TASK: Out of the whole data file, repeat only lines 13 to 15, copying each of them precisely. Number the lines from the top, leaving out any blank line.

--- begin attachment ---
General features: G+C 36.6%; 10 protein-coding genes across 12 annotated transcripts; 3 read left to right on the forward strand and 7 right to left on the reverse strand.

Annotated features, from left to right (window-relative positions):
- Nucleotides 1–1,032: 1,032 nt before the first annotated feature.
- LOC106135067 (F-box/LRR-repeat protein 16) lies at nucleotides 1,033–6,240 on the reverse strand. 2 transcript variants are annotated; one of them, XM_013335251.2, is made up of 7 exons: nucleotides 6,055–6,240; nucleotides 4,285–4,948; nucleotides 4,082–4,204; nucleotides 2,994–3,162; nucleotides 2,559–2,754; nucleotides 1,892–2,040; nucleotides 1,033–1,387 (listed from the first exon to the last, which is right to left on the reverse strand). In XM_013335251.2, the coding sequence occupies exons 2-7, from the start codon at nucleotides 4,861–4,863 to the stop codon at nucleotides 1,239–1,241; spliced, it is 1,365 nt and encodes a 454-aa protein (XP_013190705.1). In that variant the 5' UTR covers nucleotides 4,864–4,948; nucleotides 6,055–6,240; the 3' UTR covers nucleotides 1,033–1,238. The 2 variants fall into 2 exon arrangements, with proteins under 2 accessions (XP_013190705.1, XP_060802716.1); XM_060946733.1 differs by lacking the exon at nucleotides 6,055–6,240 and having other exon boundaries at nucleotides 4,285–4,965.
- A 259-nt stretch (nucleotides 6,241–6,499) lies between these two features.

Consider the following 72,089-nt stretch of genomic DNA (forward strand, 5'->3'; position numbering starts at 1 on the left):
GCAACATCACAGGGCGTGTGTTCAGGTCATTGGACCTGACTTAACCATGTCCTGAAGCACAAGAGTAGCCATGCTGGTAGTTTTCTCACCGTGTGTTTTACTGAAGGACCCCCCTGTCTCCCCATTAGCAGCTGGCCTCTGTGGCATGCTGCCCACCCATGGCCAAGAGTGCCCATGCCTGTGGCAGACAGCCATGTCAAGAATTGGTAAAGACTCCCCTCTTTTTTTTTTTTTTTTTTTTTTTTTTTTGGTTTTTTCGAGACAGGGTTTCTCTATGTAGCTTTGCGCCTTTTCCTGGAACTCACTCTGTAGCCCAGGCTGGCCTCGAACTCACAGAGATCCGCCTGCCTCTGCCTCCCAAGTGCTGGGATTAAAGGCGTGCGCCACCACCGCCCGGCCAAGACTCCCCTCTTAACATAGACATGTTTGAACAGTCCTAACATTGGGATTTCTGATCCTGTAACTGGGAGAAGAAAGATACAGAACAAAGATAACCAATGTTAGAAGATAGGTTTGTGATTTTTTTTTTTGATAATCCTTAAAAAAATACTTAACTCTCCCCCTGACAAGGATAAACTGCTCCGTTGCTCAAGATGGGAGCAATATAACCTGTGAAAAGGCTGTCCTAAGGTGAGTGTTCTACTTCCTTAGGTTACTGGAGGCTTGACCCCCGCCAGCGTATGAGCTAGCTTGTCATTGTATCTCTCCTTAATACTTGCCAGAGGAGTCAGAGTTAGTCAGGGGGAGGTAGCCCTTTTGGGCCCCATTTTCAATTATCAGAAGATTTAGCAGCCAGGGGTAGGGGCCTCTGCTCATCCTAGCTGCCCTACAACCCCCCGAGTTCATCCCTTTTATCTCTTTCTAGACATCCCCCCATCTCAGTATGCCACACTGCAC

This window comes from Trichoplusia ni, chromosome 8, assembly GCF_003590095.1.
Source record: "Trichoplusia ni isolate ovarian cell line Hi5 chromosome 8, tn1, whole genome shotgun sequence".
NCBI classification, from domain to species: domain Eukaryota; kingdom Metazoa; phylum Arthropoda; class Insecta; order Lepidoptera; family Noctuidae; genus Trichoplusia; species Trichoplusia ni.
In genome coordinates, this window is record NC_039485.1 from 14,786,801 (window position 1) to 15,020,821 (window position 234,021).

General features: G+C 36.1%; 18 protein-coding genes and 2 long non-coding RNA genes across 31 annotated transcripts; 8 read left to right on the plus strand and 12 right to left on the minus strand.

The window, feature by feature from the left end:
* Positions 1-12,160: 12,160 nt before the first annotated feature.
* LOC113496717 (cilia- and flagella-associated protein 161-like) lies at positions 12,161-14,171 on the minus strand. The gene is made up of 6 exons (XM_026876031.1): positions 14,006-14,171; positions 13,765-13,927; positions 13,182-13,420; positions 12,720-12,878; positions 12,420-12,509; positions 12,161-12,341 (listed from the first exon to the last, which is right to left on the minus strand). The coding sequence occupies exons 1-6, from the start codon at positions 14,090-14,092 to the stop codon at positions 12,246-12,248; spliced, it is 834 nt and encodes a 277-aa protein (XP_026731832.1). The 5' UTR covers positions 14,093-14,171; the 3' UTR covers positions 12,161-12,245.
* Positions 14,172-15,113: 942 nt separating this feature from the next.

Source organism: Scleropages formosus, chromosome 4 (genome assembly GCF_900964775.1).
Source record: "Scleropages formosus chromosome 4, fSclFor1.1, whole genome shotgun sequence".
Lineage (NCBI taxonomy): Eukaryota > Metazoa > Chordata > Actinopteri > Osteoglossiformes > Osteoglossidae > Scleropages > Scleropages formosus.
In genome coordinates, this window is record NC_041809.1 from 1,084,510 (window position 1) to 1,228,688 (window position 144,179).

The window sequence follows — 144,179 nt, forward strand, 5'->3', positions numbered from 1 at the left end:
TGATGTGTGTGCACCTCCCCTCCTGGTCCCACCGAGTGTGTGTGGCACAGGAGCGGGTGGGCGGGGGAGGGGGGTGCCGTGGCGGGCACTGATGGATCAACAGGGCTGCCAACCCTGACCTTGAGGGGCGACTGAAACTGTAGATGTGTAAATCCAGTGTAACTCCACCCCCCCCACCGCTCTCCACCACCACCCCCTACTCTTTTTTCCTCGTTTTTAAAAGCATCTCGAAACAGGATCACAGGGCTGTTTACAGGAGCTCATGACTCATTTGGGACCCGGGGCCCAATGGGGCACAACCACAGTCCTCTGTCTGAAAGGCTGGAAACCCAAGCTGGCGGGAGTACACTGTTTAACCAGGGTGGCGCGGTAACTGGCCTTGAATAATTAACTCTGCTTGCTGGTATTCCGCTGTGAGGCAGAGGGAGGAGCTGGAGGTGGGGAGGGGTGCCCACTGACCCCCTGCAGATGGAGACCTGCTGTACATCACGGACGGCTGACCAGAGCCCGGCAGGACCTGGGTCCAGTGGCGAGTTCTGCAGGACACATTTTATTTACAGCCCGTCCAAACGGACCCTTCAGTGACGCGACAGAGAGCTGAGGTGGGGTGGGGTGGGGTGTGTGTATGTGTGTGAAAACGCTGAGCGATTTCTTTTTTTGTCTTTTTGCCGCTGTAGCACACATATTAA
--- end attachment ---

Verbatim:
The window, feature by feature from the left end:
* Positions 1-12,160: 12,160 nt before the first annotated feature.
* LOC113496717 (cilia- and flagella-associated protein 161-like) lies at positions 12,161-14,171 on the minus strand. The gene is made up of 6 exons (XM_026876031.1): positions 14,006-14,171; positions 13,765-13,927; positions 13,182-13,420; positions 12,720-12,878; positions 12,420-12,509; positions 12,161-12,341 (listed from the first exon to the last, which is right to left on the minus strand). The coding sequence occupies exons 1-6, from the start codon at positions 14,090-14,092 to the stop codon at positions 12,246-12,248; spliced, it is 834 nt and encodes a 277-aa protein (XP_026731832.1). The 5' UTR covers positions 14,093-14,171; the 3' UTR covers positions 12,161-12,245.